Cayman Brac has produced a number of fine musicians over the years, including the Martin brothers, consisting of Edlee, Conrad, Andy and Gary; Percy Whorms; Vernon Smith; Burman, Raymond and Eddie Scott; the Brac Beach Boys; and Quincy Brown. Then there’s Hinton Conolly, who will be celebrating his 80th birthday on Saturday, Sept. 9.
At age 17, he signed up with National Bulk Carriers and spent the next six and a half years sailing the globe, with a stop at nearly every port from Philadelphia to Venezuela to the Gulf. On ship, the crew would listen to radio stations from Nashville and Shreveport that played heartbreaking, tear-jerking country music, which was a perfect formula for homesickness.
When he returned home to the Brac, Mr. Conolly did some farming and then started working for the Brac Power and Light Company. From there, he went on to be employed by Cable & Wireless where he worked for some 30 years. During this time, he would play his guitar and sing at any venue that would have him.
He said he has always been fond of Merle Haggard and Jim Reeves and, like most of his cohort, he despises modern country music, which as he proclaims “is rock ‘n’ roll, not country.”
In 1977, Mr. Conolly went to New York and recorded his first album “A Quick Drink at the Pool Bar.” The vinyl record became an overnight success, not only on the Brac and Grand Cayman, but among audiences in the Bay Islands and Belize, who supported the sales.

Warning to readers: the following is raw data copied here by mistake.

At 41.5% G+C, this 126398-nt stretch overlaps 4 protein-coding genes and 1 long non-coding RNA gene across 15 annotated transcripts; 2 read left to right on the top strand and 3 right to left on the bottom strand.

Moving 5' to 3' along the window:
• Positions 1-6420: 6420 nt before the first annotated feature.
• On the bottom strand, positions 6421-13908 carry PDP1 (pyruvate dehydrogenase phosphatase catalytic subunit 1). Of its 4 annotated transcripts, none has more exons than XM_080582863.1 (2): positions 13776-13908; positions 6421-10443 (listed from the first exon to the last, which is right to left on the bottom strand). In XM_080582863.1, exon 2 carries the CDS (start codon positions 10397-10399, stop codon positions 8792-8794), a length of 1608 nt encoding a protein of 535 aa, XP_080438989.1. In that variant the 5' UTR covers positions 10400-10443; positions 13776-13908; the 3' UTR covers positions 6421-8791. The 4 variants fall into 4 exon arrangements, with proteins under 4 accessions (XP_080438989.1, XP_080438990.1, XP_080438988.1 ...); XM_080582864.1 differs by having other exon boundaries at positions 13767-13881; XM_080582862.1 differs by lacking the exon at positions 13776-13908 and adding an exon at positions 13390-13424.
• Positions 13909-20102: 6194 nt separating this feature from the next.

Today, next to his home and caboose, is his “Las Vegas Hilton Recording Studio.” Compared to most modern digitally, automated studios, the Las Vegas Hilton is antique. However, that’s insignificant to Mr. Conolly, who still spends many hours there listening to the playback of himself singing his favorite country tunes.
He still listens to what’s playing on the local radio station but says he is dismayed at the lack of recognition that local musicians are getting. “It seems older local songs are being placed on the shelf and swapped for older imported music,” he said.
To celebrate his birthday, Mr. Conolly will be joined by his son and daughter who plan to travel to the Brac for the event.
He says he plans on cooking lots of local food and is pretty sure other musicians and singers on island who have a guitar and tune to share will stop by and spend the afternoon singing and reminiscing.